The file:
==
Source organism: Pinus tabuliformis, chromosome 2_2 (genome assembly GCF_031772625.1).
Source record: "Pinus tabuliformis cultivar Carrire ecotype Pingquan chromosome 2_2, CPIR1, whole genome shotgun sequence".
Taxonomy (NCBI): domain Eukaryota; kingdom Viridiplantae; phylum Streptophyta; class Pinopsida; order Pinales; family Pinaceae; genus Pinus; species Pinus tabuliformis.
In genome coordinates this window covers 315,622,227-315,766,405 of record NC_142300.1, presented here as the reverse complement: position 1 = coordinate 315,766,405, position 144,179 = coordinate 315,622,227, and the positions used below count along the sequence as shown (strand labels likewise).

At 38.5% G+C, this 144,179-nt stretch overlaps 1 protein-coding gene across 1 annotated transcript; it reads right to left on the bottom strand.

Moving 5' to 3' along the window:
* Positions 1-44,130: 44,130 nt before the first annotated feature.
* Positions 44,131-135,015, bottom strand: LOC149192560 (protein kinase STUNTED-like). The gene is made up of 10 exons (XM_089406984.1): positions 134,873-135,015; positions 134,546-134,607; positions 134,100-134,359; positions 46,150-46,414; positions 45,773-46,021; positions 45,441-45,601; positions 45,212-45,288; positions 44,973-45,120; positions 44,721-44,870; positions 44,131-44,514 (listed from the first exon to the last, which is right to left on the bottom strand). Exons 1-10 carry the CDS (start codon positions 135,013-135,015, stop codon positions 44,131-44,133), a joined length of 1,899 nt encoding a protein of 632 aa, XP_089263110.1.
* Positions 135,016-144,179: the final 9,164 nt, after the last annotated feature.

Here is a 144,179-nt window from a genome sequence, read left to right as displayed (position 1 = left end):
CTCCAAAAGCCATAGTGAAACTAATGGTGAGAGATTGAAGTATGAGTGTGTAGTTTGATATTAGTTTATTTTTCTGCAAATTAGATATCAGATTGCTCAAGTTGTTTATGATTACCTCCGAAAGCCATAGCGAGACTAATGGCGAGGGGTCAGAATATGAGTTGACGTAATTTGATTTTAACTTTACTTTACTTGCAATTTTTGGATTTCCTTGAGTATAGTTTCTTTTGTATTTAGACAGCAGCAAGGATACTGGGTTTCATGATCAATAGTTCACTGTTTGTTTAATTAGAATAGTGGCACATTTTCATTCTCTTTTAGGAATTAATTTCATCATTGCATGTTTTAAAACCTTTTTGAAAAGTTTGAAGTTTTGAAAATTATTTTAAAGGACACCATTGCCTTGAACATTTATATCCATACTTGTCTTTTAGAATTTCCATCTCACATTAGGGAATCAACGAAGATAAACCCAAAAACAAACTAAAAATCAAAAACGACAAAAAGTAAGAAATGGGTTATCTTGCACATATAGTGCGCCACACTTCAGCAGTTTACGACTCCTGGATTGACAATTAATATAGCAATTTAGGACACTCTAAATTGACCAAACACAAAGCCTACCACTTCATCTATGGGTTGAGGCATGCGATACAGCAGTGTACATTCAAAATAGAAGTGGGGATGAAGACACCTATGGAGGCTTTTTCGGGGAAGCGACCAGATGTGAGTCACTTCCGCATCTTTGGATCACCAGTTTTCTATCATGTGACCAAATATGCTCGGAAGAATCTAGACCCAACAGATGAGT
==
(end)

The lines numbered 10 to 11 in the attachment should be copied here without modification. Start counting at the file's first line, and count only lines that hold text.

Here is a 144,179-nt window from a genome sequence, read left to right as displayed (position 1 = left end):
CTCCAAAAGCCATAGTGAAACTAATGGTGAGAGATTGAAGTATGAGTGTGTAGTTTGATATTAGTTTATTTTTCTGCAAATTAGATATCAGATTGCTCAAGTTGTTTATGATTACCTCCGAAAGCCATAGCGAGACTAATGGCGAGGGGTCAGAATATGAGTTGACGTAATTTGATTTTAACTTTACTTTACTTGCAATTTTTGGATTTCCTTGAGTATAGTTTCTTTTGTATTTAGACAGCAGCAAGGATACTGGGTTTCATGATCAATAGTTCACTGTTTGTTTAATTAGAATAGTGGCACATTTTCATTCTCTTTTAGGAATTAATTTCATCATTGCATGTTTTAAAACCTTTTTGAAAAGTTTGAAGTTTTGAAAATTATTTTAAAGGACACCATTGCCTTGAACATTTATATCCATACTTGTCTTTTAGAATTTCCATCTCACATTAGGGAATCAACGAAGATAAACCCAAAAACAAACTAAAAATCAAAAACGACAAAAAGTAAGAAATGGGTTATCTTGCACATATAGTGCGCCACACTTCAGCAGTTTACGACTCCTGGATTGACAATTAATATAGCAATTTAGGACACTCTAAATTGACCAAACACAAAGCCTACCACTTCATCTATGGGTTGAGGCATGCGATACAGCAGTGTACATTCAAAATAGAAGTGGGGATGAAGACACCTATGGAGGCTTTTTCGGGGAAGCGACCAGATGTGAGTCACTTCCGCATCTTTGGATCACCAGTTTTCTATCATGTGACCAAATATGCTCGGAAGAATCTAGACCCAACAGATGAGT